They find for the first time remains of an individual born from two different human species

the denisovamens are, along with Neanderthals, the extinct relatives closest to humans, as researchers from Germany after analyzing the remains of an individual due to the relationship between the two species, according to the published journal nature.

"We knew from previous research that Neanderthals and Denisovans had children at some point, but we never thought that we could have so much luck and find a true offspring of both groups," said one of the authors, researcher Viviane Slon. , from the Max Planck Institute of Evolutionary Anthropology, based in Leipzig (Germany).

The discovery was discovered thanks to a small piece of bone. "This fragment was part of a longer bone and therefore we can estimate that the individual I was at least 13 years old"said specialist Bence Viola, from the University of Toronto (Canada).

The remains were found in 2012 in the cave of Denisova (Siberia) by Russian researchers.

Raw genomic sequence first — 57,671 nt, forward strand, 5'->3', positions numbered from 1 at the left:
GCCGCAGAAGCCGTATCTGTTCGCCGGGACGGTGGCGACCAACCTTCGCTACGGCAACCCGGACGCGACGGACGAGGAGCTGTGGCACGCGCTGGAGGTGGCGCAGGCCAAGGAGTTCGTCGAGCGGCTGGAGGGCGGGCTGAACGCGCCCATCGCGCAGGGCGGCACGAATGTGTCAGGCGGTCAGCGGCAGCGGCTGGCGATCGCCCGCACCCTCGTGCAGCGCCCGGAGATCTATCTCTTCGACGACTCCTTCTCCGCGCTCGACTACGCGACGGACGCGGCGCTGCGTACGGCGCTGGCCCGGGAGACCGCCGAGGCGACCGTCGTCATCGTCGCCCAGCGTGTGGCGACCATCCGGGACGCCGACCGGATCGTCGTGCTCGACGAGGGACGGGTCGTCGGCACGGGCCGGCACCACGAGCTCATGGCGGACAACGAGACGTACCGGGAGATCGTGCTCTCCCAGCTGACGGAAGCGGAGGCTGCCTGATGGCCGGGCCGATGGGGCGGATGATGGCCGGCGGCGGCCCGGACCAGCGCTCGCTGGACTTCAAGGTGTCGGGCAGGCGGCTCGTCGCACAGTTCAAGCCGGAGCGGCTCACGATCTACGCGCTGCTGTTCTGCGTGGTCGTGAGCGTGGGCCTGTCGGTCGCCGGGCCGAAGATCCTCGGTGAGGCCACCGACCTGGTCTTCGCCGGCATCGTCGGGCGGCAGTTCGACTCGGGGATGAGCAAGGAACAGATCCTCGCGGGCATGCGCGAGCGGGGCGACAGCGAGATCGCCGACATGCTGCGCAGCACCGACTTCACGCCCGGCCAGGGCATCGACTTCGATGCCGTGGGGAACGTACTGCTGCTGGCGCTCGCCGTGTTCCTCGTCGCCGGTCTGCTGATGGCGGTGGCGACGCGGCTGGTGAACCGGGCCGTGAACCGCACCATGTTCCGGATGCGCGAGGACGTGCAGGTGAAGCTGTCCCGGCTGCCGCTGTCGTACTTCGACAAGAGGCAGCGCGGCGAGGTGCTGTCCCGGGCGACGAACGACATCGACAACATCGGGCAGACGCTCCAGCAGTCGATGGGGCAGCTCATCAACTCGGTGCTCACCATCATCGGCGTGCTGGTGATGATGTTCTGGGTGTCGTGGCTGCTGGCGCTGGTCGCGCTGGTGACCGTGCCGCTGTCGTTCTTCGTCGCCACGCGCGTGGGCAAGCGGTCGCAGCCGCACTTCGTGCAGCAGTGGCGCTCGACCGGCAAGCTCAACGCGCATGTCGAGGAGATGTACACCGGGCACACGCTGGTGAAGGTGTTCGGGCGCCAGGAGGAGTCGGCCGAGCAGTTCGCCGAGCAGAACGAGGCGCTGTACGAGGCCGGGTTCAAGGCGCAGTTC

The bone was transferred to Leipzig to be subjected to a genetic analysis, in which they verified that it was a hominid.

"An interesting aspect of this genome is that we let you learn things about two populations: the Neanderthals by his mother and the Denisovans by his father, "stated study author Fabrizio Mafessoni, from the German research center.

According to the researchers, the mother was genetically closer to the Neanderthals in Western Europe than those living in the Denisova cave.

This shows that the Neanderthals they migrated tens of thousands of years before their disappearance between West and East Eurasia, according to the experts.

Father denisova, on the other hand, had at least one Neanderthal ancestor in his family tree.

"We can detect this genome Multiple previous interactions between Neanderthals and Denisovans"said one of the people responsible for the study, the researcher Benjamin Vernot.

"It is surprising that we have found this child from Neanderthal-denisova," acknowledged Svante Pääbo, lead author and director of the department of Evolutionary genetics at the research institute.

"Perhaps Neanderthals and Denisovans did not have many opportunities to get to know each other, but when they did, They must have covered much more often than we thought", condemned Pääbo.

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